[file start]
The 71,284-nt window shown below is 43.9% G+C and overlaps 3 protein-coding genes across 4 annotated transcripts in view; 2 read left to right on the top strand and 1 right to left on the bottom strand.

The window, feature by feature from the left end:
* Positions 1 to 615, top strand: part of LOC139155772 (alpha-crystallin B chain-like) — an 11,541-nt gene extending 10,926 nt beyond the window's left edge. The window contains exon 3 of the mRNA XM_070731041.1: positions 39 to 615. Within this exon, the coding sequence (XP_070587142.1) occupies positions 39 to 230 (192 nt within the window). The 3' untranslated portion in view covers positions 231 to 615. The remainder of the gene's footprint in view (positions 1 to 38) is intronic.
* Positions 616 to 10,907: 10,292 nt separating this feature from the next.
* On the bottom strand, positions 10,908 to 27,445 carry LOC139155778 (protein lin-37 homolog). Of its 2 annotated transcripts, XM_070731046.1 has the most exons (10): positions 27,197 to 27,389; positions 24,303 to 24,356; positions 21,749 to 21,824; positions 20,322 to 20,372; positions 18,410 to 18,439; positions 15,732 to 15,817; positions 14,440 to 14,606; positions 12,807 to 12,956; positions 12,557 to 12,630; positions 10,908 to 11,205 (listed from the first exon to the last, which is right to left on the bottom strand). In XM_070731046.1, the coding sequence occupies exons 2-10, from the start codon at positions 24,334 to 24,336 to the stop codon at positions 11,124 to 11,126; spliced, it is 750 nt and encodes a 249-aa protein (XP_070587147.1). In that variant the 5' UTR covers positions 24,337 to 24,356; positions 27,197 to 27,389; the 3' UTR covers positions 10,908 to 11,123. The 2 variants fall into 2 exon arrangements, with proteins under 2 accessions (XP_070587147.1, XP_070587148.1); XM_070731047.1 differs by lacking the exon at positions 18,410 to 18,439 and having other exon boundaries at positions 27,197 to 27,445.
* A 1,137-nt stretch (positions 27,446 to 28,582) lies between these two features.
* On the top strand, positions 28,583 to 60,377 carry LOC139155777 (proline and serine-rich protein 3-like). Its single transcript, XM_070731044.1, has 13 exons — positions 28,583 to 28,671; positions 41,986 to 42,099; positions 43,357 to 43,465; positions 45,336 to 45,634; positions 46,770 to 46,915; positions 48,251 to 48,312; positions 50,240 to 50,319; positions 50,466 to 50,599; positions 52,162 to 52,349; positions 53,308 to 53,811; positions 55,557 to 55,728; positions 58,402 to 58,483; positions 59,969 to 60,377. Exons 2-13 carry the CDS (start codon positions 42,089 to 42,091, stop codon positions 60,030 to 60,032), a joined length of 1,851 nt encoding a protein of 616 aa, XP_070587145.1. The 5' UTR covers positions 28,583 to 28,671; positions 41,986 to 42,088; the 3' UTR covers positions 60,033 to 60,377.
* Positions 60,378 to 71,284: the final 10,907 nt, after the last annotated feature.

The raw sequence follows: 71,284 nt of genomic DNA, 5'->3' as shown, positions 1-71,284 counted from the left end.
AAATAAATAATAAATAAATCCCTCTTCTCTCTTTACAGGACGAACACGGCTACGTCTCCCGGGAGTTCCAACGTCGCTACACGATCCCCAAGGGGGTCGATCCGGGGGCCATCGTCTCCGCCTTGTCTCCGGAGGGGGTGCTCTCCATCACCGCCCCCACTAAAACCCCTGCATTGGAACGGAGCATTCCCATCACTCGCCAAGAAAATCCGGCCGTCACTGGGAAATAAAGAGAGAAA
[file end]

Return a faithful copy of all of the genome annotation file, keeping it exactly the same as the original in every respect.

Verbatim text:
The 71,284-nt window shown below is 43.9% G+C and overlaps 3 protein-coding genes across 4 annotated transcripts in view; 2 read left to right on the top strand and 1 right to left on the bottom strand.

The window, feature by feature from the left end:
* Positions 1 to 615, top strand: part of LOC139155772 (alpha-crystallin B chain-like) — an 11,541-nt gene extending 10,926 nt beyond the window's left edge. The window contains exon 3 of the mRNA XM_070731041.1: positions 39 to 615. Within this exon, the coding sequence (XP_070587142.1) occupies positions 39 to 230 (192 nt within the window). The 3' untranslated portion in view covers positions 231 to 615. The remainder of the gene's footprint in view (positions 1 to 38) is intronic.
* Positions 616 to 10,907: 10,292 nt separating this feature from the next.
* On the bottom strand, positions 10,908 to 27,445 carry LOC139155778 (protein lin-37 homolog). Of its 2 annotated transcripts, XM_070731046.1 has the most exons (10): positions 27,197 to 27,389; positions 24,303 to 24,356; positions 21,749 to 21,824; positions 20,322 to 20,372; positions 18,410 to 18,439; positions 15,732 to 15,817; positions 14,440 to 14,606; positions 12,807 to 12,956; positions 12,557 to 12,630; positions 10,908 to 11,205 (listed from the first exon to the last, which is right to left on the bottom strand). In XM_070731046.1, the coding sequence occupies exons 2-10, from the start codon at positions 24,334 to 24,336 to the stop codon at positions 11,124 to 11,126; spliced, it is 750 nt and encodes a 249-aa protein (XP_070587147.1). In that variant the 5' UTR covers positions 24,337 to 24,356; positions 27,197 to 27,389; the 3' UTR covers positions 10,908 to 11,123. The 2 variants fall into 2 exon arrangements, with proteins under 2 accessions (XP_070587147.1, XP_070587148.1); XM_070731047.1 differs by lacking the exon at positions 18,410 to 18,439 and having other exon boundaries at positions 27,197 to 27,445.
* A 1,137-nt stretch (positions 27,446 to 28,582) lies between these two features.
* On the top strand, positions 28,583 to 60,377 carry LOC139155777 (proline and serine-rich protein 3-like). Its single transcript, XM_070731044.1, has 13 exons — positions 28,583 to 28,671; positions 41,986 to 42,099; positions 43,357 to 43,465; positions 45,336 to 45,634; positions 46,770 to 46,915; positions 48,251 to 48,312; positions 50,240 to 50,319; positions 50,466 to 50,599; positions 52,162 to 52,349; positions 53,308 to 53,811; positions 55,557 to 55,728; positions 58,402 to 58,483; positions 59,969 to 60,377. Exons 2-13 carry the CDS (start codon positions 42,089 to 42,091, stop codon positions 60,030 to 60,032), a joined length of 1,851 nt encoding a protein of 616 aa, XP_070587145.1. The 5' UTR covers positions 28,583 to 28,671; positions 41,986 to 42,088; the 3' UTR covers positions 60,033 to 60,377.
* Positions 60,378 to 71,284: the final 10,907 nt, after the last annotated feature.

The raw sequence follows: 71,284 nt of genomic DNA, 5'->3' as shown, positions 1-71,284 counted from the left end.
AAATAAATAATAAATAAATCCCTCTTCTCTCTTTACAGGACGAACACGGCTACGTCTCCCGGGAGTTCCAACGTCGCTACACGATCCCCAAGGGGGTCGATCCGGGGGCCATCGTCTCCGCCTTGTCTCCGGAGGGGGTGCTCTCCATCACCGCCCCCACTAAAACCCCTGCATTGGAACGGAGCATTCCCATCACTCGCCAAGAAAATCCGGCCGTCACTGGGAAATAAAGAGAGAAA